The Historic District of Savannah is considered the heart of the city and corresponds to the area that defined Savannah prior to the American Civil War. It’s the largest National Historic Landmark District in the United States, attracting millions of visitors on an annual basis. Savannah’s Historic District encompasses more than 20 city squares laid out in a distinctive grid pattern. General James E. Oglethorpe, founder of the British Colony of Georgia, laid out the original plan back in 1733. Today, much of the original plan remains visible through its divisions, also called wards, squares and trustee lots. The Historic District showcases 18th and 19th century architecture styles like Georgian, Gothic and Greek Revival, and is home to a number of important buildings and complexes. Here, visitors will find museums, churches, mansions, famous forts and monuments dating back to the Revolutionary and Civil War periods. It’s also the birthplace of Juliette Gordon Low.
River Street Savannah is not only a picturesque place to walk or jog along the river, but is also a hub of activity in downtown Savannah. Known for dreamy views of the river, its tree-lined promenade, and its strip of shops and restaurants, visitors to Savannah come here to get a sense of what Savannah has to offer. Whether it be a ferry boat ride along the winding Savannah River, a concert in the park, or just to sample some of the many local Savannah restaurants boasting delicious southern fare, the River Street is where you head if you want the authentic Savannah experience.
Made famous by both the book Midnight in the Garden of Good and Evil, (and the Clint Eastwood-directed film of the same name), Bonaventure Cemetery, is an iconic cemetery positioned on a bluff overlooking the Wilmington River. With its live oaks, dramatic lawn sculptures, and dripping Spanish moss, the Bonaventure Cemetery has a distinctly eerie yet beautiful air to it, and thus makes for one of the best attractions in all of Savannah. Quintessentially Southern Gothic, a stroll through this cemetery is one of hot summer dreams, and on this stroll you’ll come across graves of ex-military generals, the poet Conrad Aiken, the Academy Award-winning lyricist Johnny Mercer, and Georgia’s first governor.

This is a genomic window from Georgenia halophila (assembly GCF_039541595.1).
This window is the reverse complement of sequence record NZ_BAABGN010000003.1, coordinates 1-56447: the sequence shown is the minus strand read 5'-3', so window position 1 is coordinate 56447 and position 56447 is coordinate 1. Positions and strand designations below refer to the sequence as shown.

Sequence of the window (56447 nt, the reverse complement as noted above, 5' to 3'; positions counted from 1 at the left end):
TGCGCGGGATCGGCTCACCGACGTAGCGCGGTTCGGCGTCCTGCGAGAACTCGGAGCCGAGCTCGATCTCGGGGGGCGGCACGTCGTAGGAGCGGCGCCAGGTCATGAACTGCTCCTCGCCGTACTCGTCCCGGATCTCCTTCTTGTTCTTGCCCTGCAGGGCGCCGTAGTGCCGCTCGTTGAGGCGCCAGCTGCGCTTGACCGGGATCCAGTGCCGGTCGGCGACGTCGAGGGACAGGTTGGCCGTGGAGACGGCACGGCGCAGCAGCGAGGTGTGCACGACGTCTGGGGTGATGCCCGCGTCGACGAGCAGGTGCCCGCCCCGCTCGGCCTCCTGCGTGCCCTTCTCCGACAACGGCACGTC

This 1820 Federal-style home is the origination of a lot more than beautiful genteel mansions in Savannah, Georgia. Once home to successful artisan Isaiah Davenport, throughout it’s near 200-year history this house developed a past all its own. A Cinderella tale of neglect and rebirth, saving the Davenport House Museum was the first act of the Historic Savannah Foundation, which has gone on to single-handedly save hundreds of historic buildings in downtown Savannah, thus imbuing the town with the charm it’s known for today. Now known as one of the finest examples of architecture in Savannah, the Davenport House not only boasts an impressive and peaceful garden, but also houses an exquisite look into 19th century living.
Named after a governor and made famous by its live oaks, dripping Spanish moss, and Confederate Memorial Statue, Forsyth Park is the green hub of historic downtown Savannah. A 30-acre park, this expansive stretch of greenery is home to outdoors enthusiasts, Victorian-era mansions, and architectural treasures like Hodgson Hall and the Lucy Armstrong Mansion. Enjoyed by all who visit, Forsyth Park is for anyone who wants to see post-card worthy Savannah at its finest.
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